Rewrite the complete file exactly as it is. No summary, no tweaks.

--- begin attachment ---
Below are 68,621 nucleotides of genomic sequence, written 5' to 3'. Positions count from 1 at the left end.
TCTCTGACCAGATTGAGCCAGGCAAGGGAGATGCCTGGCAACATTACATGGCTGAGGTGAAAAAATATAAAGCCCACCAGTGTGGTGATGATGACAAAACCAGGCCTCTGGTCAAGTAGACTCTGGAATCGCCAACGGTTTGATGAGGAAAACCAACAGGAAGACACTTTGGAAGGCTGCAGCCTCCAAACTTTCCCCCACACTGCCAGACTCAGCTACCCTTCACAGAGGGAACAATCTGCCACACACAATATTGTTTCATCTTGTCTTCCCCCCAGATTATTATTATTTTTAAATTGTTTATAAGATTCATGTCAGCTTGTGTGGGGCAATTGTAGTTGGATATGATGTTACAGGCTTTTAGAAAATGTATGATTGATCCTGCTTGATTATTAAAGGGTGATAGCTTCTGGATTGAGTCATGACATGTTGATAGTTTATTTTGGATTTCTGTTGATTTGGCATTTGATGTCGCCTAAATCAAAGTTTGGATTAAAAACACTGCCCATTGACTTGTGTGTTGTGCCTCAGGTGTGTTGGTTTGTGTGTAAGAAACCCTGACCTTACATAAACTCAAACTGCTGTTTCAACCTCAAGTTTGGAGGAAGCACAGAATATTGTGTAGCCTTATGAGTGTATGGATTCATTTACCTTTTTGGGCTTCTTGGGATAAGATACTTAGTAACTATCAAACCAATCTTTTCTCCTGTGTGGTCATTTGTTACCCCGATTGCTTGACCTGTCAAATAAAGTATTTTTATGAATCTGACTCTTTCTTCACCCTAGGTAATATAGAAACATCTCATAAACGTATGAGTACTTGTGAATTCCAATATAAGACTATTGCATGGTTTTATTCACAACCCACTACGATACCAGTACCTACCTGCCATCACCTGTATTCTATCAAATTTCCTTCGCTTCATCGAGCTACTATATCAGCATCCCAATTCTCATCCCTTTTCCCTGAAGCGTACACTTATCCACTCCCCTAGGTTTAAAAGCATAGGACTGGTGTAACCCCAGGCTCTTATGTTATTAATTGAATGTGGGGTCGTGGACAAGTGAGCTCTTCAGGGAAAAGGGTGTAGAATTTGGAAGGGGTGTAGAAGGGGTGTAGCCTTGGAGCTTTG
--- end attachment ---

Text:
Below are 68,621 nucleotides of genomic sequence, written 5' to 3'. Positions count from 1 at the left end.
TCTCTGACCAGATTGAGCCAGGCAAGGGAGATGCCTGGCAACATTACATGGCTGAGGTGAAAAAATATAAAGCCCACCAGTGTGGTGATGATGACAAAACCAGGCCTCTGGTCAAGTAGACTCTGGAATCGCCAACGGTTTGATGAGGAAAACCAACAGGAAGACACTTTGGAAGGCTGCAGCCTCCAAACTTTCCCCCACACTGCCAGACTCAGCTACCCTTCACAGAGGGAACAATCTGCCACACACAATATTGTTTCATCTTGTCTTCCCCCCAGATTATTATTATTTTTAAATTGTTTATAAGATTCATGTCAGCTTGTGTGGGGCAATTGTAGTTGGATATGATGTTACAGGCTTTTAGAAAATGTATGATTGATCCTGCTTGATTATTAAAGGGTGATAGCTTCTGGATTGAGTCATGACATGTTGATAGTTTATTTTGGATTTCTGTTGATTTGGCATTTGATGTCGCCTAAATCAAAGTTTGGATTAAAAACACTGCCCATTGACTTGTGTGTTGTGCCTCAGGTGTGTTGGTTTGTGTGTAAGAAACCCTGACCTTACATAAACTCAAACTGCTGTTTCAACCTCAAGTTTGGAGGAAGCACAGAATATTGTGTAGCCTTATGAGTGTATGGATTCATTTACCTTTTTGGGCTTCTTGGGATAAGATACTTAGTAACTATCAAACCAATCTTTTCTCCTGTGTGGTCATTTGTTACCCCGATTGCTTGACCTGTCAAATAAAGTATTTTTATGAATCTGACTCTTTCTTCACCCTAGGTAATATAGAAACATCTCATAAACGTATGAGTACTTGTGAATTCCAATATAAGACTATTGCATGGTTTTATTCACAACCCACTACGATACCAGTACCTACCTGCCATCACCTGTATTCTATCAAATTTCCTTCGCTTCATCGAGCTACTATATCAGCATCCCAATTCTCATCCCTTTTCCCTGAAGCGTACACTTATCCACTCCCCTAGGTTTAAAAGCATAGGACTGGTGTAACCCCAGGCTCTTATGTTATTAATTGAATGTGGGGTCGTGGACAAGTGAGCTCTTCAGGGAAAAGGGTGTAGAATTTGGAAGGGGTGTAGAAGGGGTGTAGCCTTGGAGCTTTG